Holding Keys

Overview

What happens when you hold down a key on a computer keyboard? To answer that, we must ask ourselves — what does it mean to hold a key? How does holding a key differ from pressing a key? In both cases, the key is both pressed and then subsequently released. The difference between pressing a key and holding a key is the time that goes by between pressing and releasing the key.
If you're typing at 80 words per minute you're making 400 keystrokes per minute, or nearly 7 keys per second. This equates to about 0.15 seconds, or 150 milliseconds, per key. Considering the key press, release and travel time between each key — one may approximate that roughly half, or about 75 ms, of that time to be the duration of a key press.
Obviously this will change dramatically depending on the human operating the keyboard — but suffice it to say that anything below 200 milliseconds may be considered a key press.
When processing the keystroke injection command STRING Hello, World! the USB Rubber Ducky interprets each key individually — communicating with the attached computer each respective key press HID code and key release HID code.
In the case of the first character of the Hello, World! string — the uppercase H — the process involves holding down the SHIFT modifier key, pressing the h key, releasing h key, then finally releasing SHIFT. Each of these are represented by a Human Interface Device (HID) code which is interpreted by the attached computer. All of this is being processed 60,000 times per second — which is what allows the USB Rubber Ducky to "type" at superhuman speeds.
What happens when a key, for example the letter a key, is held for a second? The answer is quite dependant on the operating system of the computer to which the USB Rubber Ducky is attached. On a modern Windows computer, a payload holding the letter a key for 1 seconds may result in aaaaaaaaaaaaaaaaaaaaa while the same payload may result in only aaaaaaaaaa on a similar computer running Linux. This can vary from computer to computer, as determined by each systems configured repeat delay and repeat rate.
This is to illustrate that the result of holding a key is very much dependent on the way the target computer is configured.
macOS accent menu
Further, the same payload holding the letter a key on a macOS target may result in the accent menu appearing rather than a sequence of a characters.

HOLD and RELEASE

The HOLD command will hold the specified key, while the RELEASE command will release it. Both commands require a key parameter.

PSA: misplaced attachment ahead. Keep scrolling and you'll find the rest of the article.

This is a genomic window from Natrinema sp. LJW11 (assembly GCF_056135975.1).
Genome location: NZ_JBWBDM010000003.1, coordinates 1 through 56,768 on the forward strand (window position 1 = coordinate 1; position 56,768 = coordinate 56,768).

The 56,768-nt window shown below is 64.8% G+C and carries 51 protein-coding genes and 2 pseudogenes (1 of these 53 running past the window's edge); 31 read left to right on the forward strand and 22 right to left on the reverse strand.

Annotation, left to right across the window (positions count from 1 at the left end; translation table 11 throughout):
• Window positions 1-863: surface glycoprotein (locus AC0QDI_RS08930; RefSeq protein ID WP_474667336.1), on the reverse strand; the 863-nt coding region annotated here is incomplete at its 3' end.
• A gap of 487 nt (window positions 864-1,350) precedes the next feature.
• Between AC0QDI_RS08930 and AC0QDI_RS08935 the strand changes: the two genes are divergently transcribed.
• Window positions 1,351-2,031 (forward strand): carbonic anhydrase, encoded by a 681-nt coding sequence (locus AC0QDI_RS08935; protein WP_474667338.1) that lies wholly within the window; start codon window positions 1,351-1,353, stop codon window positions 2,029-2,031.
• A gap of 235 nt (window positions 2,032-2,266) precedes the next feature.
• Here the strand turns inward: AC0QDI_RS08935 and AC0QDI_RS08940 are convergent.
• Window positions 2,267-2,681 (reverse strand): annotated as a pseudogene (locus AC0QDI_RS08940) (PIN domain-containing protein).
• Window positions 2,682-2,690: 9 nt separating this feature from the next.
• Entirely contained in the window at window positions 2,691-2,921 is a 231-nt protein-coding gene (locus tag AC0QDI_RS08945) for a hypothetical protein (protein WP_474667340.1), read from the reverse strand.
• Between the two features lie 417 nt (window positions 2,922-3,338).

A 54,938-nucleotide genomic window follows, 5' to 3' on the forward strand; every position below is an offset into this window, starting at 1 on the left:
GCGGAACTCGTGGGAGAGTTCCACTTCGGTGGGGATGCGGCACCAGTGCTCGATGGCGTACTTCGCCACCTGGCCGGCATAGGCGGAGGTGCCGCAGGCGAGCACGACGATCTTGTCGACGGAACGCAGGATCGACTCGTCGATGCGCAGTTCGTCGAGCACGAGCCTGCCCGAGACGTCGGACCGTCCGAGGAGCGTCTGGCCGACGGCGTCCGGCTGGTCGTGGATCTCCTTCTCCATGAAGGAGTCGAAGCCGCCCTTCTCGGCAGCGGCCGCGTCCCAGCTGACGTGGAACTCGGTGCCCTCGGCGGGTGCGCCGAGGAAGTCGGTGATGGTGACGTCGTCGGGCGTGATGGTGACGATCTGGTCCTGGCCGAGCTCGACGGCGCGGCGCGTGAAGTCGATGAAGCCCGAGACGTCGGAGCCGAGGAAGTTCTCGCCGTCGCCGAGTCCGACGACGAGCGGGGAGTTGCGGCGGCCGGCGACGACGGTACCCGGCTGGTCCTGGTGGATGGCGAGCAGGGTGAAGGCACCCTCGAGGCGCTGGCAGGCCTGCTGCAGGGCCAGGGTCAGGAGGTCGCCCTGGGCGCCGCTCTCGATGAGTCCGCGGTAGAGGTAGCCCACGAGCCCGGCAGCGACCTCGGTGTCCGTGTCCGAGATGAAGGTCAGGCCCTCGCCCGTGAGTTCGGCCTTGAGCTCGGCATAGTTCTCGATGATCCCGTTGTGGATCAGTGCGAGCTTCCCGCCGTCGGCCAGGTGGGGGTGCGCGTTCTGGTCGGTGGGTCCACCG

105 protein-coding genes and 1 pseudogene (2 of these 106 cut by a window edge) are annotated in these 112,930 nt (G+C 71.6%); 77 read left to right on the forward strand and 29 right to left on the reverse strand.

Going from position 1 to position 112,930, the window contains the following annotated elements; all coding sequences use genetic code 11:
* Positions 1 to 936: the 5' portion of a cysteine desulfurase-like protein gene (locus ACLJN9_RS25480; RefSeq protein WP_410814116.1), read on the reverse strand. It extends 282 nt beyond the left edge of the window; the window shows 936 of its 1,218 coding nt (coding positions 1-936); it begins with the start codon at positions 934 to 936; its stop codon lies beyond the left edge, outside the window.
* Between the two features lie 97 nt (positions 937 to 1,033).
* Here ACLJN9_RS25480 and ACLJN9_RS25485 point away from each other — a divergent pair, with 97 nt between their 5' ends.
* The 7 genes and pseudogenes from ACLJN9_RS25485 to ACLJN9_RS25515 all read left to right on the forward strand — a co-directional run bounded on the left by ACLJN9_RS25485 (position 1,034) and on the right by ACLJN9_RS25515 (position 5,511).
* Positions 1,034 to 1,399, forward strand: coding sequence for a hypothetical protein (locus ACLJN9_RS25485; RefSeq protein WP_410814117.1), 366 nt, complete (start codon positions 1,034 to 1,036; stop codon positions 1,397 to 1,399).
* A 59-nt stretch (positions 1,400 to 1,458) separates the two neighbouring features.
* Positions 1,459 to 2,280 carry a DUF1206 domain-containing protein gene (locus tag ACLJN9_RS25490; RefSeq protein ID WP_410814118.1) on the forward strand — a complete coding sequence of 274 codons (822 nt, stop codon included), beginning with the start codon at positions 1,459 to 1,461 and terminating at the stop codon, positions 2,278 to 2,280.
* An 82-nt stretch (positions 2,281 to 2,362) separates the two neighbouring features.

Example

REM Example HOLD and RELEASE
REM Target: Windows
ATTACKMODE HID STORAGE
DELAY 2000
REM Open Powershell
GUI r
DELAY 1000
STRING powershell
ENTER
REM Hide Powershell Window
DELAY 2000
ALT SPACE
DELAY 100
m
DELAY 100
HOLD DOWNARROW
DELAY 3000
RELEASE DOWNARROW
ENTER
REM Run desired commands in obfuscated powershell window
STRING tree c:\
ENTER

Result

  • This example payload targets Windows systems.
  • Using the GUI r key combo to open the Run dialog, a powershell window will be opened.
  • The ALT SPACE key combo opens the window menu of the currently active window (in this case, the powershell window), followed by the m key to select the Move command.
  • The DOWNARROW is held for 3 seconds, as specified by the DELAY 3000 command, before being released — thus hiding the contents of the powershell window below the screen.
  • The benign tree c:\ command is run, producing a graphical directory structure of the disk.

Holding Modifier Keys

Similar to how pressing a modifier key (GUI, SHIFT, CONTROL or ALT) requires the INJECT_MOD prefix, so too does holding a modifier key.

Example

REM Example modifier key hold
ATTACKMODE HID STORAGE
DELAY 2000
INJECT_MOD
HOLD CONTROL
DELAY 4000
RELEASE CONTROL

Result

  • The CONTROL key will be held for 4 seconds.

Holding Multiple Keys

Multiple HOLD commands may be combined to hold more than one key simultaneously.

Example

REM Example holding multiple keys
ATTACKMODE HID STORAGE
DELAY 2000
STRING iddqd
DELAY 500
WHILE TRUE
STRING idkfa
DELAY 500
HOLD LEFTARROW
HOLD UPARROW
INJECT_MOD
HOLD CONTROL
DELAY 5000
INJECT_MOD
RELEASE CONTROL
RELEASE UPARROW
RELEASE LEFTARROW
DELAY 500
END_WHILE

Result

  • Answering the age old question, "will it run doom?", this payload proves the 1993 classic first-person shooter no match for the USB Rubber Ducky.
  • More specifically, this payload will cause Doom Guy to walk in circles firing his weapon.
Doom Guy shooting in circles.
Copy link
On this page
Overview
HOLD and RELEASE
Example
Holding Modifier Keys
Example
Holding Multiple Keys
Example